This week we are re-introduced to perhaps the most important person of the Hebrew (Old Testament) Bible:  Moses.  For the last many weeks the Hebrew readings have been in Genesis.  The readings have taken us through the stories of the patriarchs—Abraham, Isaac, and Jacob.  Through the Joseph part of the Jacob/Israel narrative we now have Israel in Egypt and, as we leave Genesis, the Family Israel are doing well in Egypt anticipating a return to the promised land sometime way down the proverbial road.
Now we come to Exodus, the spiritual center of the Hebrew Bible.  In the first seven verses of Chapter 1 of Exodus, the Family Israel are seen living out God’s command to “be fruitful and multiply.”  All is well… until verse 8 when we learn “a new king arose over Egypt, who did not know Joseph.”  As I read the words they have an ominous feel to them.  In the very next verse we, indeed, find out that trouble is on the horizon for Family Israel.
Things change—always have, always will.  Only change is constant “they” say.  So, a new king who knows not Joseph arises and a new administration comes to the land and has different ideas.  The new king looks out on his world and is threatened by what he sees.  He sees Hebrews and within that mix is the Family Israel.  He immediately instigates slavery of the Hebrews and genocide.  In a faith perspective the king takes on God.  How?  God says be fruitful and multiply and be part of My (God’s) good creation and Pharaoh is making creation bad, oppressive, and barren.  To say that Pharaoh’s plan is rather counter-productive is obvious.  But Pharaoh thinks he is God and, without consciousness, takes on the One God and is starting to look like he’s prevailing.
But Exodus is the story of rescue and liberation because these are two of the characteristics of God.  So, into this story of slavery and oppression comes the human agent of the rescuing and liberating God of the Family Israel and his name is Moses.  This week’s story ends with a tiny baby being placed by the reeds in the River Nile and saved by God through Pharaoh’s daughter.  The same Pharaoh who thinks he is God and the same Pharaoh who starts the battle with God.  God’s power is unseen but present—a powerful, holy, spiritual presence.
There is so much more in this reading but suffice it to be only hinted at for the moment.  God is there working out life and goodness, just like even now.
                                                         Pastor Jeff Blackman



Monday, August 18, 2014

Mid-Week Update from Pastor Carol Myers

Dear Friends,

The blue bead on the prayer strand signifies praying for the world. John Wesley, the founder of the Methodist movement, said, “The world is my parish.” The blue bead symbolizes this fragile, blue planet that is our home.

I have found in the past that praying for the world is difficult. The problems are of such magnitude and my prayers feel so puny. Sometimes I get compassion fatigue: so much suffering, where do you begin? I also think that it is easy to shift into a subconscious mode that thinks that God likes who we like, God doesn’t like who we dislike; that all we have we deserve and those others? Well, they’ve got what they deserve. Probably the biggest obstacle to praying for the world for me is that I’m pretty focused on my own struggles and problems.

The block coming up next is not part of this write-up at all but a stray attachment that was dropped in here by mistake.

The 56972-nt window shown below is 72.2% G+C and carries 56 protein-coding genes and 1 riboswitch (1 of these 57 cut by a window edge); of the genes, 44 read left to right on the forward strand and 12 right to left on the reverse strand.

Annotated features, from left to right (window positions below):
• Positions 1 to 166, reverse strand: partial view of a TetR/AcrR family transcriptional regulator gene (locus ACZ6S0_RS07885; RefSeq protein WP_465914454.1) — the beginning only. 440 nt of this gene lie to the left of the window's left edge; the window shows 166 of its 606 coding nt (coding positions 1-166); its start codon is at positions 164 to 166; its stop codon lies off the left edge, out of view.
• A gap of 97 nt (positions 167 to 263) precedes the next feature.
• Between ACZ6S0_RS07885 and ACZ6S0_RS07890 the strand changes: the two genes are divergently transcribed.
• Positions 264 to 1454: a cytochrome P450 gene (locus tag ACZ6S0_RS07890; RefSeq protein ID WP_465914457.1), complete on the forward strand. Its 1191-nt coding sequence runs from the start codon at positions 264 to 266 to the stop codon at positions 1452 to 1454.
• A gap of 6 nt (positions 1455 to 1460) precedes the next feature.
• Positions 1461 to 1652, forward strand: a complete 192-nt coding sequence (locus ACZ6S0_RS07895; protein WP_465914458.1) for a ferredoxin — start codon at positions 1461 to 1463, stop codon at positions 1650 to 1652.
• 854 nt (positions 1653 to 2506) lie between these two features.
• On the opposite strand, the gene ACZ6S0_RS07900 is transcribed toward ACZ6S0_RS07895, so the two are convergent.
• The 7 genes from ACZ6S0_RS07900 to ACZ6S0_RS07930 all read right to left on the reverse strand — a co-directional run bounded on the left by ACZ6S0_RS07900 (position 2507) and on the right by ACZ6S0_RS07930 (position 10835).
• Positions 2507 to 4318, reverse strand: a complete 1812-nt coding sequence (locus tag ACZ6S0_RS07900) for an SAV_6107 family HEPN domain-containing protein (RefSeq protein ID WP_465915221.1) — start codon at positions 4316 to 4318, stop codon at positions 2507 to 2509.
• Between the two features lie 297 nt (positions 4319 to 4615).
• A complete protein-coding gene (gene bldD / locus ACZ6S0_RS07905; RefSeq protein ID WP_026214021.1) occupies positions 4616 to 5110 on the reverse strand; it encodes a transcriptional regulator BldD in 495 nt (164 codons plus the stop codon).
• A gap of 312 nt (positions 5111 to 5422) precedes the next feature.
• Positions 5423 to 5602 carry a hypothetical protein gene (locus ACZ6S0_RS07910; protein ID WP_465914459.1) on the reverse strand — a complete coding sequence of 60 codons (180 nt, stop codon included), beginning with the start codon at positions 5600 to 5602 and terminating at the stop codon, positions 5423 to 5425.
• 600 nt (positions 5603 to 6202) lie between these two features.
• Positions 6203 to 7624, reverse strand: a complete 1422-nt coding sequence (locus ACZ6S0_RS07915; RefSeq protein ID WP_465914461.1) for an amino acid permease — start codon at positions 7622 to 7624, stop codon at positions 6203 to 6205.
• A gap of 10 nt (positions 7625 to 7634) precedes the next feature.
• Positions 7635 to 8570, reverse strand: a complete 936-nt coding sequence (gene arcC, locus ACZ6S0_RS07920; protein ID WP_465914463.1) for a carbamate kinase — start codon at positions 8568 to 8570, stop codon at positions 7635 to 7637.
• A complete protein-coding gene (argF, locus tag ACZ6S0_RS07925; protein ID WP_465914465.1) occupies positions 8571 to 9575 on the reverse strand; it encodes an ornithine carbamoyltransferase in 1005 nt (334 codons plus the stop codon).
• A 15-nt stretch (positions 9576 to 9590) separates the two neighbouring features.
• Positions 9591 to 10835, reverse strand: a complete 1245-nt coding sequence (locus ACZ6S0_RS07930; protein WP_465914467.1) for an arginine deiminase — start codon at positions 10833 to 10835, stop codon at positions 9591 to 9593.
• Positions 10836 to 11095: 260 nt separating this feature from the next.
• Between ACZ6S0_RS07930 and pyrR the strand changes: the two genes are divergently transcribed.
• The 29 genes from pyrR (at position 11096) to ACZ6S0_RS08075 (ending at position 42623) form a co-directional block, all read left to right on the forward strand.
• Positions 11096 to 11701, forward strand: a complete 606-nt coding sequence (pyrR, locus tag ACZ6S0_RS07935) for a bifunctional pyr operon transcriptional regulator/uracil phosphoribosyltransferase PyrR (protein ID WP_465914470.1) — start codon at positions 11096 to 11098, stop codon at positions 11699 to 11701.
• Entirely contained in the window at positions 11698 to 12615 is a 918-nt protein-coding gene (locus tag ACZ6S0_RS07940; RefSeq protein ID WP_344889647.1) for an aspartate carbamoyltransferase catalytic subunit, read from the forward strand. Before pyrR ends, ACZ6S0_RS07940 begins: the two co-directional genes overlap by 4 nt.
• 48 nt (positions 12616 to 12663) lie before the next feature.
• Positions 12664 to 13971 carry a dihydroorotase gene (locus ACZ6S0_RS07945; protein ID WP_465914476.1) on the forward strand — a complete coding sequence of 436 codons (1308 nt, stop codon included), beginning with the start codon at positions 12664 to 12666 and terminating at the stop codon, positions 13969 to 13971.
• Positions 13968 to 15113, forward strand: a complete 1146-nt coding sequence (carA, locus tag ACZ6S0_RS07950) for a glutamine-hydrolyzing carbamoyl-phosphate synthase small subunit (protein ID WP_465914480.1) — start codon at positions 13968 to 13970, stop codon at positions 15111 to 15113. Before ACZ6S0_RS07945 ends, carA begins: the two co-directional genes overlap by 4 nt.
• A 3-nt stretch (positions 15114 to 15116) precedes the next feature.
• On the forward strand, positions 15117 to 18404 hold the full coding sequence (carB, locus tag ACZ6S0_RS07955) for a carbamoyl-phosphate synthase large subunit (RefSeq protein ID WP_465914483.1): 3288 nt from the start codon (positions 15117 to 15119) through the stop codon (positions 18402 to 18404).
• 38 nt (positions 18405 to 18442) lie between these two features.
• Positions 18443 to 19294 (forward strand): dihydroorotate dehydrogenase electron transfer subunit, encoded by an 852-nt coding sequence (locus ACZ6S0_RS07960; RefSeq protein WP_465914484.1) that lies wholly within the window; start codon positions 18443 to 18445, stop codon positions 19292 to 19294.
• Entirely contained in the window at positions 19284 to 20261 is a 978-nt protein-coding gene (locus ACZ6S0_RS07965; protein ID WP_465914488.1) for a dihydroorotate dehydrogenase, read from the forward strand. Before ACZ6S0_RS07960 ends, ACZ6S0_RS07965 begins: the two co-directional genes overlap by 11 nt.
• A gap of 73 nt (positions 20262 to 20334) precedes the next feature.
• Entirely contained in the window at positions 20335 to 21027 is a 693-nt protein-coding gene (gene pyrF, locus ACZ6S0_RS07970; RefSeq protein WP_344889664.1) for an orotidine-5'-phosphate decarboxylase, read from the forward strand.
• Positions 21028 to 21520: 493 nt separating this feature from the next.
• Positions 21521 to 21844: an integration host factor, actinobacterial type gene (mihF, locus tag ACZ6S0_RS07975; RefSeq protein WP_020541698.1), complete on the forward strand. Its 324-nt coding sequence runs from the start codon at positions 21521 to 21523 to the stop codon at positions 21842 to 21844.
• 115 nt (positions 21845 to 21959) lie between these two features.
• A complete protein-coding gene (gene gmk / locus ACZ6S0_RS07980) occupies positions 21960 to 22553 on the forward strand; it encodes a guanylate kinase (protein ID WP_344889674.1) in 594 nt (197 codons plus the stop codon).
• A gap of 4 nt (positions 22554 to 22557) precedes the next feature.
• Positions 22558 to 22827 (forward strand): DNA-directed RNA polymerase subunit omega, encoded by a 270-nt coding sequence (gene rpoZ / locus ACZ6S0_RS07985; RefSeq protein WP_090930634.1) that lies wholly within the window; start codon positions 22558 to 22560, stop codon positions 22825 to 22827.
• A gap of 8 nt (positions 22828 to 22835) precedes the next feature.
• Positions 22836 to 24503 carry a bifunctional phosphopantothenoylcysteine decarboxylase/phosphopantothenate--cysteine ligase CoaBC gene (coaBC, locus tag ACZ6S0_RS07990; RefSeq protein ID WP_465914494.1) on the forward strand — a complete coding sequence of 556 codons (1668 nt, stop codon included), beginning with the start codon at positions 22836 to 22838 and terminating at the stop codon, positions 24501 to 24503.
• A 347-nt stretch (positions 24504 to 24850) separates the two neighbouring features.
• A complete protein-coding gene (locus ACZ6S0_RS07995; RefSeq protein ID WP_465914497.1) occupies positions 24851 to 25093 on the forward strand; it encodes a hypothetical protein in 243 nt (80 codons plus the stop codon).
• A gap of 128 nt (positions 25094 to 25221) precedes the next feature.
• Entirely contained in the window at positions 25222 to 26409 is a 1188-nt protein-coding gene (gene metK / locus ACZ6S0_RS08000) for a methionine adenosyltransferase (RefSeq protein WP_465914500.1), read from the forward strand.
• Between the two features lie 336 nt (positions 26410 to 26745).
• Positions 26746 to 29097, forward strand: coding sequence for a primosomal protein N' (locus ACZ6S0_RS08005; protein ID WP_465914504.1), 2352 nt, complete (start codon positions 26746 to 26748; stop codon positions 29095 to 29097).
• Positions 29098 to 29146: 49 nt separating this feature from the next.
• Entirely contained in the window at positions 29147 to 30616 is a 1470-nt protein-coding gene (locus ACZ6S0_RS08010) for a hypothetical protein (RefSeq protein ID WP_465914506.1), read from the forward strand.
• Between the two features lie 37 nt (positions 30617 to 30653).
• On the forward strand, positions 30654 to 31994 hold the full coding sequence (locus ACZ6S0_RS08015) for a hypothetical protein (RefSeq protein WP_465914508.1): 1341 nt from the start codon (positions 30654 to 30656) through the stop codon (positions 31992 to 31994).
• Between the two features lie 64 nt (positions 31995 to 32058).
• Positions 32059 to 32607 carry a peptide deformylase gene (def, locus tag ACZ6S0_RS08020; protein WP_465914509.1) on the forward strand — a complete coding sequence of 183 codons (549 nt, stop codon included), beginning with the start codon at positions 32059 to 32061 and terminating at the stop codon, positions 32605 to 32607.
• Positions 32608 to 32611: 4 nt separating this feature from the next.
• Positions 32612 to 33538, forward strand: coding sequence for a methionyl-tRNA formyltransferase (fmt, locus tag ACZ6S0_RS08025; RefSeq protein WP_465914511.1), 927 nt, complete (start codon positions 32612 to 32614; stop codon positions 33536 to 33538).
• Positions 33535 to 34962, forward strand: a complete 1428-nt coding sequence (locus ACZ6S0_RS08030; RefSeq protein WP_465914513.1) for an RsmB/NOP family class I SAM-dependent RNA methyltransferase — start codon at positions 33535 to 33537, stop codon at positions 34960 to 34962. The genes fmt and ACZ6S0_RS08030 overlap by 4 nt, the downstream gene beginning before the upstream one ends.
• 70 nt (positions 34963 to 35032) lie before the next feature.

The religious leaders in Matthew 15:10-20 were caught up in their own world as well. They were worried about what they could eat without defiling or hurting themselves. It was understandable. The religious laws, teaching and tradition had taught them to be concerned about this issue.

Jesus tells them: It isn’t what you put in your mouth that is the problem; it is what comes out of your mouth. Don’t worry about defiling and hurting your own body; worry about how you can use your body – your words and actions – to defile and hurt others. Jesus is inviting them to take a broader perspective; to move beyond themselves.

Then, in a surprising twist, Jesus, in effect, becomes his own sermon illustration (Matt. 15:21-28). A Canaanite woman, a Gentile, an outsider, cries out desperately for her daughter to be healed. Jesus ignores her cry. When pressed, he makes clear that his mission is to the people of Israel. The woman, however, responds in a way that breaks open his heart, empties him of his narrow perspective, and fills his heart with God’s compassion. Jesus speaks words of affirmation and heals her child. His perspective is broadened to include the world. In Matthew 28:19, we are told that the gospel of Jesus Christ is for all the nations. It is for the world.

Our United Methodist mission statement is to make disciples for the transformation of the world. But we can only transform the world if we are first being transformed. That is what prayer does. Prayer, according to Julian of Norwich, fastens our hearts to God. Over time (rather than immediately, like Jesus), prayer empties us of our self-focused ways. By the grace of God, we are filled with God’s compassion in order that we might offer compassion to the world. We move beyond ourselves. Our perspectives are indeed broadened.

When we pray for the world, we are the priesthood of all believers, lifting the pain and suffering of the world into the heart of God. As we are transformed, God uses us to transform the world as we share Christ’s love with the world.

Because if we don’t, who will?

On the journey with you,

Carol